Chris Fountain steps into the Tom Cruise role as the stage version of Rain Man heads to The Hawth in Crawley from February 11-16.
In the Dustin Hoffman role opposite him, since the start of the run, has been Adam Lilley, stepping up from understudy after the originally cast Paul Nicholls had to pull out through illness.
Together they are relishing a play that challenges and touches.
When self-centred salesman Charlie Babbitt (Chris) discovers that his long-lost brother Raymond (Adam), an autistic savant with a genius for numbers, has inherited the family fortune, he sets out to get ‘his half’.
Charlie ‘borrows’ Raymond from the institution where he has spent most of his life, and the two brothers embark on a trip across America where Charlie soon discovers that Raymond is worth more than he could have ever imagined…
“The script that has been adapted for the stage is pretty close to the script for the film, and when the opportunity to read it came up, I grabbed it with both hands,” Chris says.
“My character… well, my character isn’t exactly very nice to start with. To start with he is just wanting to get the money, but then he starts to make a connection with his brother. Or he doesn’t realise the connection at first. To start with, he just sees him as a way to make money, to try to get what he sees as his half of the inheritance.
“My character Charlie didn’t get along with his father. His mother died when he was very young, and his father was always wanting to be the all-powerful type, trying to push him into things. He was just old money and didn’t have a grip on what Charlie wanted to do. They had a big fall-out and they didn’t see each other again. And Charlie didn’t even realise that he had a brother who was autistic. He just thought it was an imaginary friend that he had had. He only finds out later that he was real.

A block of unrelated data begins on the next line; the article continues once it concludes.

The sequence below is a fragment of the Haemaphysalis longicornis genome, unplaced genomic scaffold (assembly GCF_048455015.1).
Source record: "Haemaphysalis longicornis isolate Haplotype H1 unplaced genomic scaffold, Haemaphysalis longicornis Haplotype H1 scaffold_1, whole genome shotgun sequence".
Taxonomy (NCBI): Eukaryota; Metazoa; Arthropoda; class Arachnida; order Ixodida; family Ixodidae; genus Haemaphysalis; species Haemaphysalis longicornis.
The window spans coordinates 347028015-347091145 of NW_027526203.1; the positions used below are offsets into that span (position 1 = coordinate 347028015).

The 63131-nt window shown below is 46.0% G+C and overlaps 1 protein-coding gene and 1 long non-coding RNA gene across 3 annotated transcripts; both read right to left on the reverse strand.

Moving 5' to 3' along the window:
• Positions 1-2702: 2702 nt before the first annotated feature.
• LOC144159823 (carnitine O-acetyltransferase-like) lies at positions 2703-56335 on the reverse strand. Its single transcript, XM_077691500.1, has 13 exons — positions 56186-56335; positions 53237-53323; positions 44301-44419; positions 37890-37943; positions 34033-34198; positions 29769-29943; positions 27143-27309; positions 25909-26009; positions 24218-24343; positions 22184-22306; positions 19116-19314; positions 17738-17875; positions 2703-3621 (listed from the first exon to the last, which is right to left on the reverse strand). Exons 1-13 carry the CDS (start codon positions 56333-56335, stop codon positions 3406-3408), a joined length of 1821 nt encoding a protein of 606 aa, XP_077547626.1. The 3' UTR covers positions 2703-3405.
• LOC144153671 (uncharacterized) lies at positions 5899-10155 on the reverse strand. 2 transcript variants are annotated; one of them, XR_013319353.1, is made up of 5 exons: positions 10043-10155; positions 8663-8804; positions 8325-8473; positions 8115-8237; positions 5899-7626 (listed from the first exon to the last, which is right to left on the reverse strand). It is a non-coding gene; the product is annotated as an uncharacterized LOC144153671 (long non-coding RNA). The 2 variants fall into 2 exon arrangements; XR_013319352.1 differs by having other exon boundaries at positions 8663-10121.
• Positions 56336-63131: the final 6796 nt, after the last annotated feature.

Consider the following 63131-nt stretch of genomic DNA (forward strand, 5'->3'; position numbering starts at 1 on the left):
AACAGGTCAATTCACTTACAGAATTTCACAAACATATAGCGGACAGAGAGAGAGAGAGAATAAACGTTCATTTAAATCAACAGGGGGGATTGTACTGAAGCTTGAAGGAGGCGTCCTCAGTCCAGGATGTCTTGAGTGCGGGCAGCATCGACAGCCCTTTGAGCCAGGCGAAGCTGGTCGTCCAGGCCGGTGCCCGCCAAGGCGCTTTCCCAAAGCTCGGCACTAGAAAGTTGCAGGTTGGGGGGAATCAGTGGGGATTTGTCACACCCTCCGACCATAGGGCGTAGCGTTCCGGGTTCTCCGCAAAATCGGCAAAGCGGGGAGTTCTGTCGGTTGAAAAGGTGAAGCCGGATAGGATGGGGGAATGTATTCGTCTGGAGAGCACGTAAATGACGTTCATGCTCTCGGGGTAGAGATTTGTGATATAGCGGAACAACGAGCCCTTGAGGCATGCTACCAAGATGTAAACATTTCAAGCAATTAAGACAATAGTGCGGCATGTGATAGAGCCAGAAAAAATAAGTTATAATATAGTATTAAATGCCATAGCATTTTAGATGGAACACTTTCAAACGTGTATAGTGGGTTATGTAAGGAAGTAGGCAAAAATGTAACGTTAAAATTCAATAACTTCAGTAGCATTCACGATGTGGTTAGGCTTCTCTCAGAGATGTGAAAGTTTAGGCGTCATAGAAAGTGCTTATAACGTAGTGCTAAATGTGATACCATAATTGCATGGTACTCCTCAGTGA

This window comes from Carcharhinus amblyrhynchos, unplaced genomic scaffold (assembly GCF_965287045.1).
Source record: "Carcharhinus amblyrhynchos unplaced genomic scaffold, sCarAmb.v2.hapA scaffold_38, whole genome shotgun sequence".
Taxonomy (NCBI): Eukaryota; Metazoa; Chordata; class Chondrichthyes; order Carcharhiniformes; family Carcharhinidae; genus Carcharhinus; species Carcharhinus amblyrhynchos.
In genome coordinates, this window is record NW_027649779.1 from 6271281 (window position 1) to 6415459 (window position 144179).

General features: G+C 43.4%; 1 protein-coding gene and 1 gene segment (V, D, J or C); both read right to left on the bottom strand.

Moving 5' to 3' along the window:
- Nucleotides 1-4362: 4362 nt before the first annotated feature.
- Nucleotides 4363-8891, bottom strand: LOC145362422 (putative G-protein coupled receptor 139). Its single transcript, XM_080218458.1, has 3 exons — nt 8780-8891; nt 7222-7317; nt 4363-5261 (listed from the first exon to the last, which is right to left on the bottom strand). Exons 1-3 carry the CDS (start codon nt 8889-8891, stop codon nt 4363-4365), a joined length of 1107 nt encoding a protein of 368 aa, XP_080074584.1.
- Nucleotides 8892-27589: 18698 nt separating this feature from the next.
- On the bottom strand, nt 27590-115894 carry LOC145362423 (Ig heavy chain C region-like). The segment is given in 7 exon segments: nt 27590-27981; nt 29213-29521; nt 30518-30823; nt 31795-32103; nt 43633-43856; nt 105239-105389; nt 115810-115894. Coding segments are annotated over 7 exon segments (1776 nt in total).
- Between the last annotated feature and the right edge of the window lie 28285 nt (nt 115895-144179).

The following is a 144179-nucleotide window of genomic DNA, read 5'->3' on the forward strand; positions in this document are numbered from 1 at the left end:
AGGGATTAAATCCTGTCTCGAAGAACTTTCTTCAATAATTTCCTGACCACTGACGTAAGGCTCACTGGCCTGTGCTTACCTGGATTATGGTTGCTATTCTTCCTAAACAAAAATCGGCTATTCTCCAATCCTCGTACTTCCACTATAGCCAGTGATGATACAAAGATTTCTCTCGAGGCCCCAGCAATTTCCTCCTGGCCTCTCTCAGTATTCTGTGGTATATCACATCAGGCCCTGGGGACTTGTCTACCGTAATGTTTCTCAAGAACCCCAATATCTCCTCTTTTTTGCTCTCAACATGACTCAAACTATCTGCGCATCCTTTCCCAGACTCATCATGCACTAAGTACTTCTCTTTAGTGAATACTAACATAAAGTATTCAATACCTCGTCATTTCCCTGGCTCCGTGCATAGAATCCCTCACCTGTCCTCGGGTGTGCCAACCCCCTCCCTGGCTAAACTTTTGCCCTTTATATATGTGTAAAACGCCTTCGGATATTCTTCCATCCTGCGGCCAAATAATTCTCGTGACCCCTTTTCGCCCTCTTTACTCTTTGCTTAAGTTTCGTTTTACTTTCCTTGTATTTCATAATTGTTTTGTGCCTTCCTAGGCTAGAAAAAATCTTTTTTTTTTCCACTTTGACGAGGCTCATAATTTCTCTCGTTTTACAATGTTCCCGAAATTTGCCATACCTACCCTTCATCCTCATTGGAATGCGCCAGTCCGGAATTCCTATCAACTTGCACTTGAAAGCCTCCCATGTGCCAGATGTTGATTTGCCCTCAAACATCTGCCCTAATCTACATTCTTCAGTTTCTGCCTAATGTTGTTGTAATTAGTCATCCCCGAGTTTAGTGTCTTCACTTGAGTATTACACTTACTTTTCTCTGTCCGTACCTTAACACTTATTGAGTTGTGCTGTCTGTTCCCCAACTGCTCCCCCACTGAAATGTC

“The play is about the relationship between the two brothers and the journey of their discovery of their love for each other. Charlie is wanting the money and Raymond is in an institution and so he just steals him, but on the journey they go on, Raymond turns from being a hostage into being a brother that he loves.”
There is certainly a challenge in the acting: “Raymond never looks me in the eye throughout the whole show apart from once, which is quite a big moment. He never answers a question. Mostly he just says ‘Yeah’ or ‘I don’t know.’ To learn the lines was tough for me! Most of the time you would be picking up a cue as to what you say next from what the other actor is saying to you, but you don’t get that with this.”
Chris took the chance to see the stage play with the previous cast once he knew he was going to be doing it himself. As he says, some actors would deliberately avoid seeing it in those circumstances.
“But if you have got references that are going to be helpful to you, then I am all for it. Some people would not watch the film for the same reasons, but if I thought it was going to be helpful, I would watch it a hundred times. To see someone doing a great job at it will always be helpful. Obviously you are not just going to do a carbon copy, but it is great to get a few ideas for reference.”
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